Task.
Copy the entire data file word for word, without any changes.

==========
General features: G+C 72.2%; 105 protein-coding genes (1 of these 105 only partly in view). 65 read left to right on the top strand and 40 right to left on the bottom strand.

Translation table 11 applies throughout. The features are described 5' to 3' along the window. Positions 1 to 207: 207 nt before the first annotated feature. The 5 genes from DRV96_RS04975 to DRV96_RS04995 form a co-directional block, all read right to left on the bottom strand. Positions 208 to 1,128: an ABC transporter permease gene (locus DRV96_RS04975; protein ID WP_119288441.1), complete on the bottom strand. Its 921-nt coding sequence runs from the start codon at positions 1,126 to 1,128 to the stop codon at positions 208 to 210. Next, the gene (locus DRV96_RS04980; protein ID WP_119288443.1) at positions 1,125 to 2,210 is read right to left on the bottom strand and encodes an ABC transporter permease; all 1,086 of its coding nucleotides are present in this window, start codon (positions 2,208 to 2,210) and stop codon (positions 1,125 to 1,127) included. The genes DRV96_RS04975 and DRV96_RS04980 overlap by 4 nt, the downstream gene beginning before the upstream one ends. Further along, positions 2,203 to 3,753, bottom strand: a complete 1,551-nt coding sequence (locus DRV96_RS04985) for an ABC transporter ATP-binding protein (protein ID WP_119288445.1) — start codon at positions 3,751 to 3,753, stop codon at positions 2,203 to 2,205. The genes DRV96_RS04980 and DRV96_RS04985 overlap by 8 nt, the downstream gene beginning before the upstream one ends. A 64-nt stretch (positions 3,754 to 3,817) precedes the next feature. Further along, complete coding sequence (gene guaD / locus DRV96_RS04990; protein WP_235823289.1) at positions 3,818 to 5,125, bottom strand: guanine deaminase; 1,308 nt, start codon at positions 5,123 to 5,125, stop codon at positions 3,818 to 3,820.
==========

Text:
General features: G+C 72.2%; 105 protein-coding genes (1 of these 105 only partly in view). 65 read left to right on the top strand and 40 right to left on the bottom strand.

Translation table 11 applies throughout. The features are described 5' to 3' along the window. Positions 1 to 207: 207 nt before the first annotated feature. The 5 genes from DRV96_RS04975 to DRV96_RS04995 form a co-directional block, all read right to left on the bottom strand. Positions 208 to 1,128: an ABC transporter permease gene (locus DRV96_RS04975; protein ID WP_119288441.1), complete on the bottom strand. Its 921-nt coding sequence runs from the start codon at positions 1,126 to 1,128 to the stop codon at positions 208 to 210. Next, the gene (locus DRV96_RS04980; protein ID WP_119288443.1) at positions 1,125 to 2,210 is read right to left on the bottom strand and encodes an ABC transporter permease; all 1,086 of its coding nucleotides are present in this window, start codon (positions 2,208 to 2,210) and stop codon (positions 1,125 to 1,127) included. The genes DRV96_RS04975 and DRV96_RS04980 overlap by 4 nt, the downstream gene beginning before the upstream one ends. Further along, positions 2,203 to 3,753, bottom strand: a complete 1,551-nt coding sequence (locus DRV96_RS04985) for an ABC transporter ATP-binding protein (protein ID WP_119288445.1) — start codon at positions 3,751 to 3,753, stop codon at positions 2,203 to 2,205. The genes DRV96_RS04980 and DRV96_RS04985 overlap by 8 nt, the downstream gene beginning before the upstream one ends. A 64-nt stretch (positions 3,754 to 3,817) precedes the next feature. Further along, complete coding sequence (gene guaD / locus DRV96_RS04990; protein WP_235823289.1) at positions 3,818 to 5,125, bottom strand: guanine deaminase; 1,308 nt, start codon at positions 5,123 to 5,125, stop codon at positions 3,818 to 3,820.